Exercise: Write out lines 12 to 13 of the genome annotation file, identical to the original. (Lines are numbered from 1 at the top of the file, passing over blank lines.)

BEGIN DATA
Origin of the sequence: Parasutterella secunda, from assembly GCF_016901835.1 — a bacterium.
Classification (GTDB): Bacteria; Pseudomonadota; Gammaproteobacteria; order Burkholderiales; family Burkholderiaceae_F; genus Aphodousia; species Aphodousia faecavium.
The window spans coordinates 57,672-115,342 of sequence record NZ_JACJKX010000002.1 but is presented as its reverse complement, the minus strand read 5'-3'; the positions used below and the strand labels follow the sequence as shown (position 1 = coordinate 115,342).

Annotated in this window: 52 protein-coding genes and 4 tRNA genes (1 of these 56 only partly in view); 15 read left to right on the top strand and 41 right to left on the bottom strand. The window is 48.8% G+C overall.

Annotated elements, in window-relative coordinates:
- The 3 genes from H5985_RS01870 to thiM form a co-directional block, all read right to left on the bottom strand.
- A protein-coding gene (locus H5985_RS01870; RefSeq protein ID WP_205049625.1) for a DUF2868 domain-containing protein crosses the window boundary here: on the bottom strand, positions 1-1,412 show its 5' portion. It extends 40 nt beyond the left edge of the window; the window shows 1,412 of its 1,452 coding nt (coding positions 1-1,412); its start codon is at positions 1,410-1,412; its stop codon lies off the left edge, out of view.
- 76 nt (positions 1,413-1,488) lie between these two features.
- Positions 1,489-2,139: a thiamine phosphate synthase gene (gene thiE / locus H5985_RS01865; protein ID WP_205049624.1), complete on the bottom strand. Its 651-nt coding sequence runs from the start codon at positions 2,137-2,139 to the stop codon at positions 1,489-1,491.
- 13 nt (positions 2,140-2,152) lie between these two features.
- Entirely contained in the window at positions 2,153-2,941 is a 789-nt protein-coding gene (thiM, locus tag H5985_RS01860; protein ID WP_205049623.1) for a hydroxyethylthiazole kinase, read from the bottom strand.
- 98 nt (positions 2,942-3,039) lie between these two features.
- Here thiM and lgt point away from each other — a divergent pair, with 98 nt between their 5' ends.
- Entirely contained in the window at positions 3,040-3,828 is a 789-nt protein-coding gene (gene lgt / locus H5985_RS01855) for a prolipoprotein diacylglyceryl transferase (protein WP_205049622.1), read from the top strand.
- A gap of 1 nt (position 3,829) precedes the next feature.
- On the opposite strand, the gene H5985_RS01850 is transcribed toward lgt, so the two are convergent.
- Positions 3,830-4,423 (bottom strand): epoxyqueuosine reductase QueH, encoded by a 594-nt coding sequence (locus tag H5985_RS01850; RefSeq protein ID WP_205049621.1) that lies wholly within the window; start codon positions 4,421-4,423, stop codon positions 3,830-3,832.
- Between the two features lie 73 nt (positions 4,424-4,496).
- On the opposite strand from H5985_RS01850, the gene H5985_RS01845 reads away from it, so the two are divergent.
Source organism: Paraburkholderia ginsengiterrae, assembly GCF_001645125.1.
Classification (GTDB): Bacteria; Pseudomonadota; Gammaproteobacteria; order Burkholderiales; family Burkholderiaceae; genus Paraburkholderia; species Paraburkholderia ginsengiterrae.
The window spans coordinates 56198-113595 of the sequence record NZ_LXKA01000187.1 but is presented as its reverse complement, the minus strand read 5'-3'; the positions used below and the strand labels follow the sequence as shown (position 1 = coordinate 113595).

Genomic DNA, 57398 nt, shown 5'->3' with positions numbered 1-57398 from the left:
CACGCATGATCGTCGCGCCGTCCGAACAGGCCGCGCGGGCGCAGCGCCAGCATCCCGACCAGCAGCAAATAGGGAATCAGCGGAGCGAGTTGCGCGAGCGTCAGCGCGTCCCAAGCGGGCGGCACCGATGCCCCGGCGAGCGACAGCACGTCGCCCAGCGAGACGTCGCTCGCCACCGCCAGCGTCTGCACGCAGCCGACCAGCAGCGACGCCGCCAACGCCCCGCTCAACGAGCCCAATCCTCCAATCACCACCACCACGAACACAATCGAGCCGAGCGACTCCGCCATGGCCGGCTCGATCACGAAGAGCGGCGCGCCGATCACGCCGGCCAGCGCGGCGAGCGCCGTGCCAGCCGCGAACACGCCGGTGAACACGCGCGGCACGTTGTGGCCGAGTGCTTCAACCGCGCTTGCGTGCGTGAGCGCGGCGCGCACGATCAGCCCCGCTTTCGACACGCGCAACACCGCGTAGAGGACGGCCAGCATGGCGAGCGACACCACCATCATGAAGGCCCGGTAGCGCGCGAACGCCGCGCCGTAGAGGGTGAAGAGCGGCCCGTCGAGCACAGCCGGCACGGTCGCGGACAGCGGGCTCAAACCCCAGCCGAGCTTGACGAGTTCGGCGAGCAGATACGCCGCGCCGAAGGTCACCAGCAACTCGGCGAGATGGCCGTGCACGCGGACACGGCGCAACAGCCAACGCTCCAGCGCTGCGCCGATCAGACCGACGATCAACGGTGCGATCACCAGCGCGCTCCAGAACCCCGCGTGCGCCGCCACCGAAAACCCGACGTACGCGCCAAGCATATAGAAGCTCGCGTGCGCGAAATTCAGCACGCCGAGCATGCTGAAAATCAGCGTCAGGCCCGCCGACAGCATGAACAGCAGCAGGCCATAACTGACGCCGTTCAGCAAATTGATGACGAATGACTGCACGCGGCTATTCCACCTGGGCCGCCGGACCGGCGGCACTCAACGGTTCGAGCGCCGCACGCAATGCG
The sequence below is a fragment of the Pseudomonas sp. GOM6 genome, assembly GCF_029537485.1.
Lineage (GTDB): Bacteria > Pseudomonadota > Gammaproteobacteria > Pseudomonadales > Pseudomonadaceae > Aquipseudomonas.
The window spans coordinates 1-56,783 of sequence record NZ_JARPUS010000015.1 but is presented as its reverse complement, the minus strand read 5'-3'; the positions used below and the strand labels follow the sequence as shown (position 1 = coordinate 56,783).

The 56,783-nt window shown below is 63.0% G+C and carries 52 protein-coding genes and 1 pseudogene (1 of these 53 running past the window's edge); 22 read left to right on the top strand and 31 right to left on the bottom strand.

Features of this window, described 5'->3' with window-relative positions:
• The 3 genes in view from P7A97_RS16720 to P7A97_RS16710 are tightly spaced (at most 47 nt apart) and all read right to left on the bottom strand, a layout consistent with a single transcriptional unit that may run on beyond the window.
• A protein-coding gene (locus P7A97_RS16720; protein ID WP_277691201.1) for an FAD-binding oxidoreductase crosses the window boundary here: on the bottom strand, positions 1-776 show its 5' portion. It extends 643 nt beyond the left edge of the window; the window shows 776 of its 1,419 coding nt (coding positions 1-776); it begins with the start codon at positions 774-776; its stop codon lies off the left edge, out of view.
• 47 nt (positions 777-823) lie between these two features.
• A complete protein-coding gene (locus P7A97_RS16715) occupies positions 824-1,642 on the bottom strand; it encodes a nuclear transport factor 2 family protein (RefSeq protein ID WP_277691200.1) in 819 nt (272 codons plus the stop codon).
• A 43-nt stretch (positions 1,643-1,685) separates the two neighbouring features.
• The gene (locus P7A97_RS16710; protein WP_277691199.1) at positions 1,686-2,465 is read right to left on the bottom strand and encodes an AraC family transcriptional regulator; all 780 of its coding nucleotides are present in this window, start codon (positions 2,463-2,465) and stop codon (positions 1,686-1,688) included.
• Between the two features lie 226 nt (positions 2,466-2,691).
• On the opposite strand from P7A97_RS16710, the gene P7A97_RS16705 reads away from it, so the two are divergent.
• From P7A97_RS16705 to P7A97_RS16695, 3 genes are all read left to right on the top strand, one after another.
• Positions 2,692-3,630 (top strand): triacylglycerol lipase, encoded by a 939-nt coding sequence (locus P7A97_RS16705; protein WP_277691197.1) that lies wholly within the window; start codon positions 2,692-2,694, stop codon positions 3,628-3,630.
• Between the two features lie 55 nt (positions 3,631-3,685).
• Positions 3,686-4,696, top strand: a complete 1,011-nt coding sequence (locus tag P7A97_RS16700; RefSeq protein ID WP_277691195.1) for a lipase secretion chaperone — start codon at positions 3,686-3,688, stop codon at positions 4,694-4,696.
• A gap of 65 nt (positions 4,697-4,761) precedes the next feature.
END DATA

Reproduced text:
- 98 nt (positions 2,942-3,039) lie between these two features.
- Here thiM and lgt point away from each other — a divergent pair, with 98 nt between their 5' ends.